The more you save now, the more you can spend tomorrow. Almost all financial advice available encourages more saving. We don’t disagree, but there should be a balance. Being too frugal can be just as big of a mistake as overspending.
Due to diminishing marginal returns, most people can maximize the usefulness of their money if they are able to generally smooth consumption over their lifetimes. It is ok to spend a bit more now than later, but don’t assume you won’t want the money just as much when you are older. You will.
To make intelligent tradeoffs such as one nice vacation now or two later, it is helpful to understand and quantify how much saving now actually increases future consumption. Let’s try.
Real Growth Rates
Most financial advice about saving tells you something like, “If you invest $X, in Y years you will have $Z”, where Z is usually a lot of money.
The point is correct, but there are two problems. First, it ignores taxes and inflation. This makes a big difference. Second, we know the assumptions will be wrong, but we don’t know how wrong. Will Z be off by 20% or 80%?
Let’s try to think about it correctly.
The following tables show how much money $1 saved will be worth, after taxes and inflation, for given time periods. It uses an 85% stock and 15% bond portfolio, and assumes 8% returns for stocks, 4.5% for bonds, and 3% inflation.
For those who are still working, the tables below also give an estimate for how much can be withdrawn each year in retirement as a result of the extra dollar saved. For this, they use a fairly standard 5% withdrawal rate. This is also inflation adjusted.
Obviously, real world results will be different, but this gives us a good general framework to better understand saving. “Real Value” means inflation adjusted back into today’s dollars. The 5% annual withdrawal is also inflation adjusted into today’s dollars.
One Time Saving $1 
Every Year Saving $1 

After # of Years 
Nominal Value 
Real Value 
5% Annual Withdrawal 
After # of Years 
Nominal Value 
Real Value 
5% Annual Withdrawal 

5 
1.35  1.16  0.06  5  6.00  5.47  0.27  
10 
1.84  1.37  0.07  10  14.15  11.89  0.59  
15 
2.55  1.64  0.08  15  25.39  19.52  0.98  
20 
3.56  1.97  0.10  20  41.02  28.67  1.43  
25 
5.00  2.39  0.12  25  62.94  39.74  1.99  
30 
7.07  2.91  0.15  30  93.87  53.22  2.66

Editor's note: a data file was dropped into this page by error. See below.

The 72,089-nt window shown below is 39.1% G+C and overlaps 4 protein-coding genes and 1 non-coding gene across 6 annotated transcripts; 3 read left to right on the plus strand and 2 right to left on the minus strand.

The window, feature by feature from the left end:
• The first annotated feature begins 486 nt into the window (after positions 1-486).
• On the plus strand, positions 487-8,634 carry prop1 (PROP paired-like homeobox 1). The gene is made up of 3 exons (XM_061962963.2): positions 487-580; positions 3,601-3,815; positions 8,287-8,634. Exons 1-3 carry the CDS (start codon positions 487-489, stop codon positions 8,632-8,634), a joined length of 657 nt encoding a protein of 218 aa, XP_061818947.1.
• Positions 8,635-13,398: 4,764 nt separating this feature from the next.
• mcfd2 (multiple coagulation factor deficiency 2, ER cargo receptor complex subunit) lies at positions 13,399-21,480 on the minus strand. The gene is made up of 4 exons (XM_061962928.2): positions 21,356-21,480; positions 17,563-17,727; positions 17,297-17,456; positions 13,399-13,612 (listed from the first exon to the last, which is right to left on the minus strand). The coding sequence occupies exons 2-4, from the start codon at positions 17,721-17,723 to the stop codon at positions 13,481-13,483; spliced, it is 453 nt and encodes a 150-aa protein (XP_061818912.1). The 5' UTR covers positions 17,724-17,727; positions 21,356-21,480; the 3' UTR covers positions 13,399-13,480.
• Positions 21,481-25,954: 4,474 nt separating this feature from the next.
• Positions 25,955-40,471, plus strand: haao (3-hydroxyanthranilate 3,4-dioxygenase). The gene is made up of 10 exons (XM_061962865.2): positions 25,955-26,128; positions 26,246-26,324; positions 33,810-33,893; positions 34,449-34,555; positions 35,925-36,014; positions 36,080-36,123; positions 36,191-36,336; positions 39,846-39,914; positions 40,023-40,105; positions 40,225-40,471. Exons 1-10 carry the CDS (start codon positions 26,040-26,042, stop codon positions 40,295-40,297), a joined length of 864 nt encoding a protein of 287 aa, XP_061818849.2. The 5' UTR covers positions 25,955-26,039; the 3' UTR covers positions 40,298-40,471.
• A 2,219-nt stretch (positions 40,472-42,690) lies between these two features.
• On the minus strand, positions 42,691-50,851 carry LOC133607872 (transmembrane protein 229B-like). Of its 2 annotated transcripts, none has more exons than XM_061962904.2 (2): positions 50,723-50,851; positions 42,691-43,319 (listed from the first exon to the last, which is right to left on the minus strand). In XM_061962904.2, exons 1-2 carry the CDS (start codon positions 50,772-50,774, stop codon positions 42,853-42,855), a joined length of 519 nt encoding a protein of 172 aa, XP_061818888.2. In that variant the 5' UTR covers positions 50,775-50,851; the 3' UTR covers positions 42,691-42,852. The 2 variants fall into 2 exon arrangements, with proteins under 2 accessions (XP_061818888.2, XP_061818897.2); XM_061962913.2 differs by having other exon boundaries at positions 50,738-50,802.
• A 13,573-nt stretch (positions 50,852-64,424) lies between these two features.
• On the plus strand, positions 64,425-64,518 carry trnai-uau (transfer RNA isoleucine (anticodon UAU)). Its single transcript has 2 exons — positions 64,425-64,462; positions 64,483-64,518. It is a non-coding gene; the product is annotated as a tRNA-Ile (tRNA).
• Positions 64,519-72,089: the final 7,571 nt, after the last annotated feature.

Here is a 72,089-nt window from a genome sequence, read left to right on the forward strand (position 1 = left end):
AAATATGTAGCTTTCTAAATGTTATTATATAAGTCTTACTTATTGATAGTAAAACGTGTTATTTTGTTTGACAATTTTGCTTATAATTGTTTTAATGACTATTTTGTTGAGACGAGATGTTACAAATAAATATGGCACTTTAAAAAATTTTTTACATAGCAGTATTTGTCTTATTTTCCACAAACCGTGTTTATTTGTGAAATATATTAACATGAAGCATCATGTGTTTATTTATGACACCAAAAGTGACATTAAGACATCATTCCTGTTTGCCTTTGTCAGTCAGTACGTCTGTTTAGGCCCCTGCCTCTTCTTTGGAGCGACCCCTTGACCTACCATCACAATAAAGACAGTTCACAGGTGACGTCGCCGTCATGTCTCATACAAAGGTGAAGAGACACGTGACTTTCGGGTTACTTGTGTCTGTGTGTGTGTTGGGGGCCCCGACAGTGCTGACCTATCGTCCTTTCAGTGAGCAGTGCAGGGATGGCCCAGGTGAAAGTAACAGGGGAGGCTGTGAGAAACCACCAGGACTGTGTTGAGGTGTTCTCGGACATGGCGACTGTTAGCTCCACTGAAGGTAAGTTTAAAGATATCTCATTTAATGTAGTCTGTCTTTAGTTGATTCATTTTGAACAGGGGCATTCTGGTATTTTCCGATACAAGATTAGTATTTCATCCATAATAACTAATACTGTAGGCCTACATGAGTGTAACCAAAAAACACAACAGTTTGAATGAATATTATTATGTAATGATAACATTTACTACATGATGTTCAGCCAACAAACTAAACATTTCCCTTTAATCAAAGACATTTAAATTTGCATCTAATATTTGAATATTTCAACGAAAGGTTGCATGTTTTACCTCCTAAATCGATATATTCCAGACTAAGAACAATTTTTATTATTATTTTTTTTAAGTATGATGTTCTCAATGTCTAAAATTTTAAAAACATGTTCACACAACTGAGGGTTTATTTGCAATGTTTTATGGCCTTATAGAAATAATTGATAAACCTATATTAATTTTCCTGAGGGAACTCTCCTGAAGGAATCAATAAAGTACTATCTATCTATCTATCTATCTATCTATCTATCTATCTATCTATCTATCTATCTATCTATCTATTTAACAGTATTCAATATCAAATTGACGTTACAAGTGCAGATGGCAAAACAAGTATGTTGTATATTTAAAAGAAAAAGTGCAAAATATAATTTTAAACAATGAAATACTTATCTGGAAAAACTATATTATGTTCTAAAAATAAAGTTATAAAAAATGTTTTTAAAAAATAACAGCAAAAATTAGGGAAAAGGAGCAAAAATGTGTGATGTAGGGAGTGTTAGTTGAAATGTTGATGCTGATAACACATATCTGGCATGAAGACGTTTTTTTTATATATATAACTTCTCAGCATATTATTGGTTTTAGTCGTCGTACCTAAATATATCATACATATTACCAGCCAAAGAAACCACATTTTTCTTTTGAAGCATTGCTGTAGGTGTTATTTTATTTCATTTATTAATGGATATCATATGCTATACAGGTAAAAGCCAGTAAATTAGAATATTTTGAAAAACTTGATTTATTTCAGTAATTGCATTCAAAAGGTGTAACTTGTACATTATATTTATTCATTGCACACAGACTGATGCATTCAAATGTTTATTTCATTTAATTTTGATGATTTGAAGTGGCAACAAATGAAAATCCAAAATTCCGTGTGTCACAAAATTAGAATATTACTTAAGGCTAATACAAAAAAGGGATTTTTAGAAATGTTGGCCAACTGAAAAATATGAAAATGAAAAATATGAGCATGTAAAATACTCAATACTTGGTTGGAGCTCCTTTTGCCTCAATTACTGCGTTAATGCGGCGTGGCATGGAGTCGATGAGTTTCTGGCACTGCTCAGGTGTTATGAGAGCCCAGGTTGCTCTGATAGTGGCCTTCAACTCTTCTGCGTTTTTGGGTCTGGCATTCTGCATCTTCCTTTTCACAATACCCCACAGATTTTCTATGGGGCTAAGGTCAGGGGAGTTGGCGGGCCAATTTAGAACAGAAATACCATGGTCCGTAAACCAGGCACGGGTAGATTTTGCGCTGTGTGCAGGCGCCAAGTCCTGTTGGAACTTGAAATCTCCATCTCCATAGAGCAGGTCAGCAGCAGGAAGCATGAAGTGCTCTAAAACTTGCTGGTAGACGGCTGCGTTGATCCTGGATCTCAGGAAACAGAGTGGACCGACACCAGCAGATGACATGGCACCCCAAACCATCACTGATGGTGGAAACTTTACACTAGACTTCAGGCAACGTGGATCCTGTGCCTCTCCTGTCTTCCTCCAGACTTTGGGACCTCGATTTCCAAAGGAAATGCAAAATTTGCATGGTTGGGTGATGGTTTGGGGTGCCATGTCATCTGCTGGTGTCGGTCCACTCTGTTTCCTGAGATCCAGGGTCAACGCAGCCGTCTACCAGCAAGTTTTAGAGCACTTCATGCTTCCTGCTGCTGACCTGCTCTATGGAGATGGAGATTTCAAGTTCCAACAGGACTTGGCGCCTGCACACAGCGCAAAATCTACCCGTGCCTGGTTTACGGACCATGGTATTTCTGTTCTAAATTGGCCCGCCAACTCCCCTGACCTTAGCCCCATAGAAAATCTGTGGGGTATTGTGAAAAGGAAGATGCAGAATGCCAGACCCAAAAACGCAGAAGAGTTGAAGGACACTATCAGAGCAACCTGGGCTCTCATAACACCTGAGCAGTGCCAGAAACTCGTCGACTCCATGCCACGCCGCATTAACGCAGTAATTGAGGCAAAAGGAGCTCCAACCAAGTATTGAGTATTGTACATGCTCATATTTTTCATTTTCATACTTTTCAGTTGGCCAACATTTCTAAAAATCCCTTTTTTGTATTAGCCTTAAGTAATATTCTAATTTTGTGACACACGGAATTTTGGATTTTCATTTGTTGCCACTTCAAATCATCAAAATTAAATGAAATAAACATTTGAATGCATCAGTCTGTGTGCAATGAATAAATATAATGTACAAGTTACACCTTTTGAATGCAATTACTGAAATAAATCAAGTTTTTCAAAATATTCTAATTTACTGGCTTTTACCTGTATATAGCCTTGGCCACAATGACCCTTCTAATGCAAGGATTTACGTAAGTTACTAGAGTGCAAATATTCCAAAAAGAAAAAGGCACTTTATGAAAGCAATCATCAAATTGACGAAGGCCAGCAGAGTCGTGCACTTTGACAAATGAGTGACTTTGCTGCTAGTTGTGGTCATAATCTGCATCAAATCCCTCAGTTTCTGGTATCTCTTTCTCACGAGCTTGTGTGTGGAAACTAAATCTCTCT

35 
10.04  3.57  0.18  35  137.72  69.70  3.48  
40 
14.31  4.39  0.22  40  200.13  89.93  4.50  
45 
20.45  5.41  0.27  45  289.22  114.84  5.74  
50 
29.28  6.68  0.33  50  416.67  145.58  7.28 
For example, $1 saved now and held 20 years results in about $2 of extra savings after inflation, and an extra $0.10 per year in retirement spending.
Or, using the table on the right, saving $1 every year for 20 years should result in about $29 of extra savings after inflation, and an extra $1.43 per year in available retirement spending.
If we think about this in percentage terms, saving 10 percent of income every year for 20 years should lead to about an extra 14% of current income to spend in retirement. So saving 10% every year is unlikely to lead to a dream retirement, though you will also have Social Security and possibly other income to help.
Again, these are only estimates. But the tables provide a good framework for understanding what to expect when devising a savings plan.
Deviation
The numbers above represent the median expected value. In real life, results will be different. Assuming you own stocks, which you should, you will probably end up with a lot more or a lot less.
As a very, very rough estimate, with an 85% stock portfolio, after twenty years you should expect one standard deviation of the final value to equal about half of the total expected value.
This means about a third of the time your estimate will be off by more than 50%. If you expect to have $1 million, there is a 32% chance you will have less than $500K or more than $1.5 million. There is a 68% chance you will have between $500K and $1.5 million. Dispersion gets even bigger if the time horizon is longer.
Because most people are more concerned with the bad scenario, in very rough terms, assume about a 15% chance of having less than half of the expected amount.
Still, for planning purposes, it is generally best target the median with the expectation that the final value will likely come in somewhere between 50% and 150% of what you expect. Luckily, with saving, you can adjust as you go along.
Conclusions
A few of you, may be thinking, “Hey, this all sounds great”, but most of you are probably thinking, “That’s it?”.
Well, yes. Investing helps, but most likely we will have to save most of the money we ultimately spend. We may get another period like the 1980’s – 1990’s with huge returns, but we can’t count on it.
Before you give up on saving, consider that in the real world the money you save will be used in one of two scenarios.
 If investment results turn out worse than expectations, you may need this extra money to maintain your basic living expenditures, in which case you will be glad you have it.
 If investment results are better than expected, the extra amount will grow to be larger than projected, and you can spend this surplus more aggressively.
Please don’t use this information to decide that saving is not that important. Along with making a lot of money, saving is the best way to ensure financial success. It is possible to save too much, but most people end up wishing they had saved more, not less.
Craig Birk, CFP®
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